The teenage years are a time when teens are fast approaching adulthood, but they still need adult guidance. According to Professor of Psychology at Illinois State University Laura Berk, strong adult role models help promote positive behavior and responsibility in teens. J Roy Hopkins, author of "Adolescence: The Transitional Years," also argues that if teens have good adult role models, then they are less likely to engage in teenage delinquency.
Role of the Parents
Berk believes that teens become psychologically distanced from their parents, the role of parents and other adult family members in promoting good behavior in their children is very strong. According to Berk, although a teen's friends have greater influence over day-to-day matters like dress and choice of music, parents have a far greater impact on a teen's life choices and morals -- and so parents should try to be a good role model and encourage good behavior.
Behavior of Adults
Hopkins believes that although teens are searching for their own identify they are highly influenced by the behavior of adults they have regular contact with. Berk also notes that children who come from unstable homes and who see adults engaging in antisocial behavior might think this behavior is part of the adult world and copy it. So if a teen witnesses another adult hitting another when angry, they may regard violence as the accepted adult way of resolving conflict, but if the teen sees adults talking together about their problems, the teen will copy this behavior.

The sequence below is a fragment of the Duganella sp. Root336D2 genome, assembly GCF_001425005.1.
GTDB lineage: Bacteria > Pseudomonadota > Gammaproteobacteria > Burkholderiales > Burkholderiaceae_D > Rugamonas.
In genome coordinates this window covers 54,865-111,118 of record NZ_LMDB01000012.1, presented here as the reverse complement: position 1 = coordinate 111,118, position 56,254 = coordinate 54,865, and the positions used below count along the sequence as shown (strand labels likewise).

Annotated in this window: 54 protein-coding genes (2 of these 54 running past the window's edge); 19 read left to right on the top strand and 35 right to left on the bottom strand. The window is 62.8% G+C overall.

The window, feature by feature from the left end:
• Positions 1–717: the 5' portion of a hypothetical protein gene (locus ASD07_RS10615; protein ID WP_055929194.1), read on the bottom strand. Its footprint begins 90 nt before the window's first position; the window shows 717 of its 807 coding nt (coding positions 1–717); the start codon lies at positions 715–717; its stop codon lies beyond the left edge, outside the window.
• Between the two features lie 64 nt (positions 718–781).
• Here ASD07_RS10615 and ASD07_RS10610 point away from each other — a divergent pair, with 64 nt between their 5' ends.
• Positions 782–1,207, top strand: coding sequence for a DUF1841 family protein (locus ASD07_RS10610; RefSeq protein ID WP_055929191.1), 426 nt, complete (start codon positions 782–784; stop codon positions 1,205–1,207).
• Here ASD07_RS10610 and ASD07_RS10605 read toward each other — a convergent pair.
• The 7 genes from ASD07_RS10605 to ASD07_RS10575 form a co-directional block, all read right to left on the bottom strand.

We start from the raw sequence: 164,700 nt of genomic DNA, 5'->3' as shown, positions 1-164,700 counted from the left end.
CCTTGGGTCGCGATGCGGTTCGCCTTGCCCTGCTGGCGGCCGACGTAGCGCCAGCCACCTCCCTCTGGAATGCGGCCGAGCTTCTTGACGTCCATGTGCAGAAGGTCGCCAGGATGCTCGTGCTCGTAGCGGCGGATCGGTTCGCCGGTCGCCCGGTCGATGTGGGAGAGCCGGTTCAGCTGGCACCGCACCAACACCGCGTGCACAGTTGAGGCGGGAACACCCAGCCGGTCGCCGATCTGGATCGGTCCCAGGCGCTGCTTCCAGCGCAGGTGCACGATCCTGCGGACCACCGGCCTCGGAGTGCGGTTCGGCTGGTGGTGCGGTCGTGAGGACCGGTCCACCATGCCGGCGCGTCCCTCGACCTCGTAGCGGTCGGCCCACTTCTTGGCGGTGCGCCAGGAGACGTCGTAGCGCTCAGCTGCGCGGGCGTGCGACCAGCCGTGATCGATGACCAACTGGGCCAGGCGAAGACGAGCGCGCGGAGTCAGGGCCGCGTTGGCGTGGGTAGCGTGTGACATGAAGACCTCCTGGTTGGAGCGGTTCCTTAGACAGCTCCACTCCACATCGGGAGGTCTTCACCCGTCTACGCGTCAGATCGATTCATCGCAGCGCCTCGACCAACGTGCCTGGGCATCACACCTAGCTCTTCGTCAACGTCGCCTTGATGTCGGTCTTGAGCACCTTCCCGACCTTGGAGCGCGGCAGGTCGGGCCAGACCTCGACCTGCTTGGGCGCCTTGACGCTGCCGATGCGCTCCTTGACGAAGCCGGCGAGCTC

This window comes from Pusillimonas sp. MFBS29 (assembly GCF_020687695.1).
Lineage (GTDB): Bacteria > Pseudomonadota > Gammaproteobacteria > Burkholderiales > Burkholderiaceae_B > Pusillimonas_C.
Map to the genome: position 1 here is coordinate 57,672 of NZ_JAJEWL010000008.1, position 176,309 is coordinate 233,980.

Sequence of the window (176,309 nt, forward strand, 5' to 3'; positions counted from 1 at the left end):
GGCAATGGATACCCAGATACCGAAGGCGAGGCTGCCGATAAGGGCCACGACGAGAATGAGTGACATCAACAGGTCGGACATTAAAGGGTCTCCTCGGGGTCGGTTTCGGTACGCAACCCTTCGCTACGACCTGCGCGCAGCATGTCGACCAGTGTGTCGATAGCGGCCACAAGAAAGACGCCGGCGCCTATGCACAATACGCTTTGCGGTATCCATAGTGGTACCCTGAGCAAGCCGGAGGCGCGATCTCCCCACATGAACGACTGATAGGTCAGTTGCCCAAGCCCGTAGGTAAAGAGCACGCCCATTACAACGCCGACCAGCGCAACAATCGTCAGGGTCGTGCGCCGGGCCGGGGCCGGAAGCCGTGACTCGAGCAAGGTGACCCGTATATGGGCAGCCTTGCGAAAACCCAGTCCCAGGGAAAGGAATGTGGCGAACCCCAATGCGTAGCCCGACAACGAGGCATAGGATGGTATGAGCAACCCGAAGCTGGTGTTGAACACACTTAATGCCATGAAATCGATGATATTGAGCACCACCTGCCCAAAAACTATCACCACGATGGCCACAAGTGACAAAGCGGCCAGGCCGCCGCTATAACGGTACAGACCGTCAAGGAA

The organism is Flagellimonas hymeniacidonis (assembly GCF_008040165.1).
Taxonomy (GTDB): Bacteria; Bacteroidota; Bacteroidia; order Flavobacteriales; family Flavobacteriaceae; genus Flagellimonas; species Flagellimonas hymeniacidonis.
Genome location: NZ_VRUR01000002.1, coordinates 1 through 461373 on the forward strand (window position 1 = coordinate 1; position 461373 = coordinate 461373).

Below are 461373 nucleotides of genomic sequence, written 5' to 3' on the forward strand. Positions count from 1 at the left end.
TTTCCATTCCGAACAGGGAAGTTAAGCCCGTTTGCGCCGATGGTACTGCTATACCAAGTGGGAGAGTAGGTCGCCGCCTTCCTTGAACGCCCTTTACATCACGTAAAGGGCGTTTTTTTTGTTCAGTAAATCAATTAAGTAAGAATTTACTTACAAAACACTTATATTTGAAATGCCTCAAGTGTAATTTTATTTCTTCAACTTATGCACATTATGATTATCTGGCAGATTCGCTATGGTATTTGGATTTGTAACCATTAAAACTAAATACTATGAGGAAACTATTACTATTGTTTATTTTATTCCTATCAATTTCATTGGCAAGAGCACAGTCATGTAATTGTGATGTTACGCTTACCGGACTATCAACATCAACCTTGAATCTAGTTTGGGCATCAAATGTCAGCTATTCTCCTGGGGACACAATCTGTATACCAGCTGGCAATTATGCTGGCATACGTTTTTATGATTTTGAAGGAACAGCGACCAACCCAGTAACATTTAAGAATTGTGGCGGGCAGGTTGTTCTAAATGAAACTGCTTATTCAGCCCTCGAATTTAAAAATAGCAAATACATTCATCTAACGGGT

Positive adult role models can also be found outside the family, and can include teachers, sports coaches, church leaders and community leaders like Boys and Girls Clubs leaders who install self confidence and hope in teen lives. Teens are also influenced by adults they do not directly know, such as political leaders. According to a survey by the Burma Group, teens view President Obama as a role model, and are inspired by his self-confidence, determination and hard work.
Berk claims adolescents look for role models from Television shows. If a teen watches shows with positive adult role models, such as a hard working single mother raising her children, the teen is likely to be influenced. However, a report in USA Today shows a link between aggressive behavior in teens from watching violent TV shows. The Nancy Carlsson-Paige website also claims that teens who watch a lot of violent and aggressive TV shows and movies can become desensitized to violence and Berk believes there is then an additional danger of the teen displaying violent behavior thinking again it is the "normal" accepted part of adult life.